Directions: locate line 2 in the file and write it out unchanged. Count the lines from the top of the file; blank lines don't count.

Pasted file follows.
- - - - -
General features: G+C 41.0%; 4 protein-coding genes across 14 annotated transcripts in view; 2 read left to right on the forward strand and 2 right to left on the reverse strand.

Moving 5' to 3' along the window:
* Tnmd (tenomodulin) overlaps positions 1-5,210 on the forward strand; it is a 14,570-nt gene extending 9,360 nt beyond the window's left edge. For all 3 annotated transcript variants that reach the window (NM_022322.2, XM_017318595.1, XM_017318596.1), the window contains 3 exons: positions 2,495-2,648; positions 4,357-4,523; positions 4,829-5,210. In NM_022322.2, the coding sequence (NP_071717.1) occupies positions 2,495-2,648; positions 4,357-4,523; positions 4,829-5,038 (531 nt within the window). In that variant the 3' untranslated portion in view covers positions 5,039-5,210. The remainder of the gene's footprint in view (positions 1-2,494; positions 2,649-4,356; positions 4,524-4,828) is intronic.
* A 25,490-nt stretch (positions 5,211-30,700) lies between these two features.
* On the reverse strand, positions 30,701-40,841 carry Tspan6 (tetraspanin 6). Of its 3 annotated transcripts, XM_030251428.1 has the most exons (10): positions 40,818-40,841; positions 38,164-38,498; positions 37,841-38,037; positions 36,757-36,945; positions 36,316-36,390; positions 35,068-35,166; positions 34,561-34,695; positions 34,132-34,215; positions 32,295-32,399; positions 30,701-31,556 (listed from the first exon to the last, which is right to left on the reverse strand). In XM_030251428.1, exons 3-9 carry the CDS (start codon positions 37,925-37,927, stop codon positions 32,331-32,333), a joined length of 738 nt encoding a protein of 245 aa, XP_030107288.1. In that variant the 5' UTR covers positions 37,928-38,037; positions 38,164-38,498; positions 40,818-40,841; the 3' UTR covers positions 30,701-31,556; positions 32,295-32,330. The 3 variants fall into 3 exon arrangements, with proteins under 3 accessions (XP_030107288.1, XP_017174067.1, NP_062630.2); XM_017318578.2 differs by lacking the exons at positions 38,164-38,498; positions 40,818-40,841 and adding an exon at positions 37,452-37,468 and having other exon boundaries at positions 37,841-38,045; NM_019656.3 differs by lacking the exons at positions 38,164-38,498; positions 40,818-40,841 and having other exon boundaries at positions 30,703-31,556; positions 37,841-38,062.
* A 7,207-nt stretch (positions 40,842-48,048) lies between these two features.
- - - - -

Moving 5' to 3' along the window: